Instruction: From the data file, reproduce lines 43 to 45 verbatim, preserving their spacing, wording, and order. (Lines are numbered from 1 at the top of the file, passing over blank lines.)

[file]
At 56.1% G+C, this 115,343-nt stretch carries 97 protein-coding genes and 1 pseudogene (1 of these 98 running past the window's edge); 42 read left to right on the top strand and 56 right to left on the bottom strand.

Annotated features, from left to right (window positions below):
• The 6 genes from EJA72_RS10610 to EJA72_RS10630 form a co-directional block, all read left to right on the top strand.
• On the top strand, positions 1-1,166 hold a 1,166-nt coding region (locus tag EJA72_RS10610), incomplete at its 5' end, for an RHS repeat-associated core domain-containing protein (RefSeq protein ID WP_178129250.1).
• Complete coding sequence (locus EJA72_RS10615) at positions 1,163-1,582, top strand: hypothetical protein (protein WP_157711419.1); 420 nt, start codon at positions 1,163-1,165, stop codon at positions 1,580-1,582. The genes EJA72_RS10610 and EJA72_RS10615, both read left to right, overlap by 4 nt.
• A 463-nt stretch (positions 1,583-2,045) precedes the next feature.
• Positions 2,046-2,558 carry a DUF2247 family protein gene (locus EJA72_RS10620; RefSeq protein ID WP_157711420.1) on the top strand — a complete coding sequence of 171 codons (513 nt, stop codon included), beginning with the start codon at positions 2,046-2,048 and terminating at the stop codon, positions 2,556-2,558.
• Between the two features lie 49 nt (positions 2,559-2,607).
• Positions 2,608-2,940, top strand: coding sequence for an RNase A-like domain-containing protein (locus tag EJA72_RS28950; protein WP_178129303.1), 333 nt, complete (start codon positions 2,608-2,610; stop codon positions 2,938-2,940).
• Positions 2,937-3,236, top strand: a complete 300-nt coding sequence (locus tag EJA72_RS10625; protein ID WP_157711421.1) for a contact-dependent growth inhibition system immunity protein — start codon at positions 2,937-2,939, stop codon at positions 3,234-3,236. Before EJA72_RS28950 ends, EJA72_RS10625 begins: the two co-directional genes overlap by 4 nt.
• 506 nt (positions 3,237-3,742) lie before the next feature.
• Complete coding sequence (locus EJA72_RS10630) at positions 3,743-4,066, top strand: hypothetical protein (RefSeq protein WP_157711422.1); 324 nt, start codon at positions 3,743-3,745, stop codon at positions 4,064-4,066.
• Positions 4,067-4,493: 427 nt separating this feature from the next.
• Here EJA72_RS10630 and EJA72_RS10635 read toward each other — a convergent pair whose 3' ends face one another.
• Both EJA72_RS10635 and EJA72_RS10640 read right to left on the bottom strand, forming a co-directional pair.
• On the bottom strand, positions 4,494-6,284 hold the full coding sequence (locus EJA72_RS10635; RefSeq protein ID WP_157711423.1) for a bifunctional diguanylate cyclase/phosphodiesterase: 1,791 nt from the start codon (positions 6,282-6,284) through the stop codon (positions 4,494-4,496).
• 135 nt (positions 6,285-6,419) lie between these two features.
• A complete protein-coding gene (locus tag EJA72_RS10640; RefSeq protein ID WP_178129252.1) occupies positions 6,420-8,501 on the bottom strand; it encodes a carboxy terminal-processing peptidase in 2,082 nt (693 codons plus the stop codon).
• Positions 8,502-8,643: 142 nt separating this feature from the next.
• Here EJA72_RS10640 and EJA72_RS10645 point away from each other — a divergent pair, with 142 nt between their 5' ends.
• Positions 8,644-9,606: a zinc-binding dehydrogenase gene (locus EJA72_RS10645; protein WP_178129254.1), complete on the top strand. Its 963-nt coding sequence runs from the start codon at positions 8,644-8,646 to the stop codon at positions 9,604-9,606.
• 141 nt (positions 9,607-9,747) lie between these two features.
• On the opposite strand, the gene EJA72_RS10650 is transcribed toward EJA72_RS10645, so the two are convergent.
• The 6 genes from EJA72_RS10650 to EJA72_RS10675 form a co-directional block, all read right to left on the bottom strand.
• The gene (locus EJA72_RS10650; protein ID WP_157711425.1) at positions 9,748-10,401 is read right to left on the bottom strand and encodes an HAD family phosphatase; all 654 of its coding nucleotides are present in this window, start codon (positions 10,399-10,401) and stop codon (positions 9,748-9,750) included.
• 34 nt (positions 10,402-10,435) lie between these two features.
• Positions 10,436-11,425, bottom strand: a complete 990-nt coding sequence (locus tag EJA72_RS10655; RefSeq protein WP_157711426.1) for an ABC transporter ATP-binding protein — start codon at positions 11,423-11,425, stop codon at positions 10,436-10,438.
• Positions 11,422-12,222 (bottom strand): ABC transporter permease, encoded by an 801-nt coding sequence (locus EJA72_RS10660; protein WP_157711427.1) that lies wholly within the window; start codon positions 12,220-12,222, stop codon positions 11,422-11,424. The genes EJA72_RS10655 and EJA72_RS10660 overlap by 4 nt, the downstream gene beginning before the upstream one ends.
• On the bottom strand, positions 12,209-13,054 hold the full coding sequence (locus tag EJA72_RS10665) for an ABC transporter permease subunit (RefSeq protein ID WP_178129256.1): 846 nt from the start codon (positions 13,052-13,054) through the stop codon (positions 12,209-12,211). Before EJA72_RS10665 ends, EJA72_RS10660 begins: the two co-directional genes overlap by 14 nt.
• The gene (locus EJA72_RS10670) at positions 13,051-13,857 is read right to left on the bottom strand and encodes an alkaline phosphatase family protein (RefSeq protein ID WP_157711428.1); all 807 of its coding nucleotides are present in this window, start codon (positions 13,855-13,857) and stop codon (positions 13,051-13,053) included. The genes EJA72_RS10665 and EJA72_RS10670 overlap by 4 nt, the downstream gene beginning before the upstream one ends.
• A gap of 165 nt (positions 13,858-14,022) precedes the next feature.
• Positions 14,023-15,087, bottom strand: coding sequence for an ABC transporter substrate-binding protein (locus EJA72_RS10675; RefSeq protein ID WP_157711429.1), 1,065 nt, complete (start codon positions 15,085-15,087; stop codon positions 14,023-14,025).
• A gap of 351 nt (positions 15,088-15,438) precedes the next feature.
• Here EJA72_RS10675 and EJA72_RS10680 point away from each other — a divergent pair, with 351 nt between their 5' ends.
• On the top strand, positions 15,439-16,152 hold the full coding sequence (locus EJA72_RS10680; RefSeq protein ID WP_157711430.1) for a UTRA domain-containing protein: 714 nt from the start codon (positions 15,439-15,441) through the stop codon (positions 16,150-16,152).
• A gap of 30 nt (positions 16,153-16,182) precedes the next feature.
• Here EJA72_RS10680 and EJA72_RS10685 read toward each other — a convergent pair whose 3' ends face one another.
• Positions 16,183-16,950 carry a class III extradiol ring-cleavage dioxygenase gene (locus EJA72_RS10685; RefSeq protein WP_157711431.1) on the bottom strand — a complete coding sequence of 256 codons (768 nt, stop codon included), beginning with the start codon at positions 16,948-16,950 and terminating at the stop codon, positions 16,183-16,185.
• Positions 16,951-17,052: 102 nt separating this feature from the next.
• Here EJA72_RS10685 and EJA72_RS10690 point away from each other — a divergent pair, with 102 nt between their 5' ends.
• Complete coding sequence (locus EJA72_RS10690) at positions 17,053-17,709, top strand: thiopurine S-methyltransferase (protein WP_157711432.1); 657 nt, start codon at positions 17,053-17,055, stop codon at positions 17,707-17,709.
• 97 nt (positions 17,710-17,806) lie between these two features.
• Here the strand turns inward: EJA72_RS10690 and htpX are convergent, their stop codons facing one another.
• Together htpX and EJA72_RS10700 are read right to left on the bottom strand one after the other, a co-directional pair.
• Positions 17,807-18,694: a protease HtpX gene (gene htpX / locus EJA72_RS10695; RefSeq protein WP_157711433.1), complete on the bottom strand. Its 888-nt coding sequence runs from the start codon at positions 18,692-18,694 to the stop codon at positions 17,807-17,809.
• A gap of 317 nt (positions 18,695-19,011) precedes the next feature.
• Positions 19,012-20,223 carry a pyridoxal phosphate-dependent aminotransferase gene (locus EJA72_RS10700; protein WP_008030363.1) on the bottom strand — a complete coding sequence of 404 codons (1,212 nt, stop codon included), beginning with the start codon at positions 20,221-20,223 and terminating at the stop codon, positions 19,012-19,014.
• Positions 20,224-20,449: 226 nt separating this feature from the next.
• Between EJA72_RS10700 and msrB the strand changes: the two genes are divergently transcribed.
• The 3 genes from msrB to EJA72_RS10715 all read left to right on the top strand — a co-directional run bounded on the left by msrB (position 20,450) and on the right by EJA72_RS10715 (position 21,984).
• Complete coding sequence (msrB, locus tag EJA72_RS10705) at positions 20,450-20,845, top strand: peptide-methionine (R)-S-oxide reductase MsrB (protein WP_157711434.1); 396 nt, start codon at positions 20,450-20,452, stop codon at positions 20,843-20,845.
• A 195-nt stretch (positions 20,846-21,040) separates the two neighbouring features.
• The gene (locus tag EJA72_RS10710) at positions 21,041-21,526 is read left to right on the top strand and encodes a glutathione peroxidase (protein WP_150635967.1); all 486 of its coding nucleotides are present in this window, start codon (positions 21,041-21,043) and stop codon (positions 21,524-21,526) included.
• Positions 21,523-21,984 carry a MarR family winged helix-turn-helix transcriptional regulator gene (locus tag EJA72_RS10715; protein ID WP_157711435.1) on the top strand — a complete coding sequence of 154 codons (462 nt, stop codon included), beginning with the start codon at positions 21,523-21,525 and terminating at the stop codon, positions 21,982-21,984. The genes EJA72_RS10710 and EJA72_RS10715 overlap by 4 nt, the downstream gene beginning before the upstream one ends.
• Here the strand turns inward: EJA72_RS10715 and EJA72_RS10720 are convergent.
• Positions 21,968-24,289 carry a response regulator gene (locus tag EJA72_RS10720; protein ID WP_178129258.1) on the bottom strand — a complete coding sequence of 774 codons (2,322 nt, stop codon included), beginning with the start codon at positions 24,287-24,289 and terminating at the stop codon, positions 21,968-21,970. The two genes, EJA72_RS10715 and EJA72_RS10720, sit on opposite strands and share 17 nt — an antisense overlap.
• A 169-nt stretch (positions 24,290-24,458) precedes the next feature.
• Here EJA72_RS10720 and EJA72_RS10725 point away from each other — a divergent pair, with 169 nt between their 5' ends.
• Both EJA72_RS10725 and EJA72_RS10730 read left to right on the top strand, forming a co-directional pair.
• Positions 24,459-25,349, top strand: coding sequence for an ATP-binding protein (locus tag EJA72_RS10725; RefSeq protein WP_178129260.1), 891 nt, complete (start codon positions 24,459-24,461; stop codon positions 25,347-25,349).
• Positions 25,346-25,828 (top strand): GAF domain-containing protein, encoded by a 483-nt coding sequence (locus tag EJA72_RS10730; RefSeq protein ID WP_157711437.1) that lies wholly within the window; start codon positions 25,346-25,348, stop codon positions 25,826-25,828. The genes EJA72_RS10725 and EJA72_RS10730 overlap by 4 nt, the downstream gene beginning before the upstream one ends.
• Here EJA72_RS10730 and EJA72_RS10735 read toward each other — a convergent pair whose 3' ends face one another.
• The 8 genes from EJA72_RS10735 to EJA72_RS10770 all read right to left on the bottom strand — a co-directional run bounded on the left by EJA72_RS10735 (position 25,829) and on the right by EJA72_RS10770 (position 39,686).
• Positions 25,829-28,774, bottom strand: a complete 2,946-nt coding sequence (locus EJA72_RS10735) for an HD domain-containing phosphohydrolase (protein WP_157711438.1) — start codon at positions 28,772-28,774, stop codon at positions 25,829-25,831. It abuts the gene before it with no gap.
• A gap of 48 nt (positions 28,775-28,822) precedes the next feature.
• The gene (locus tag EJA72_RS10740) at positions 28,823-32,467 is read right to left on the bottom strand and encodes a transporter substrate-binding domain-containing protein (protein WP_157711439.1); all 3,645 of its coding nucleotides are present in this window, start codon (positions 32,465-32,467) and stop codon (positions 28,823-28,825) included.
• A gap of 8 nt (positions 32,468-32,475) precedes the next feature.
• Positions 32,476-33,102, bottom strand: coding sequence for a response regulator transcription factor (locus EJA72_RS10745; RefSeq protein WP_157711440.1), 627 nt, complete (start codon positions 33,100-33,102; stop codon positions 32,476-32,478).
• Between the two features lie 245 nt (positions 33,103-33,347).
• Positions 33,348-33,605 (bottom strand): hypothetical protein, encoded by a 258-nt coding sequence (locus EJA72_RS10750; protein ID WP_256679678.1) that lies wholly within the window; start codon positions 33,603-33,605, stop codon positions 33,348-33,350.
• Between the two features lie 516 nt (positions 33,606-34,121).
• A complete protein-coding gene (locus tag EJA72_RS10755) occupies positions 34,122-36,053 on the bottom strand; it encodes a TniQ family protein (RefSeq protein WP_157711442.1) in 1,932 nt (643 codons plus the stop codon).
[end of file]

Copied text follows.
• Here the strand turns inward: EJA72_RS10690 and htpX are convergent, their stop codons facing one another.
• Together htpX and EJA72_RS10700 are read right to left on the bottom strand one after the other, a co-directional pair.
• Positions 17,807-18,694: a protease HtpX gene (gene htpX / locus EJA72_RS10695; RefSeq protein WP_157711433.1), complete on the bottom strand. Its 888-nt coding sequence runs from the start codon at positions 18,692-18,694 to the stop codon at positions 17,807-17,809.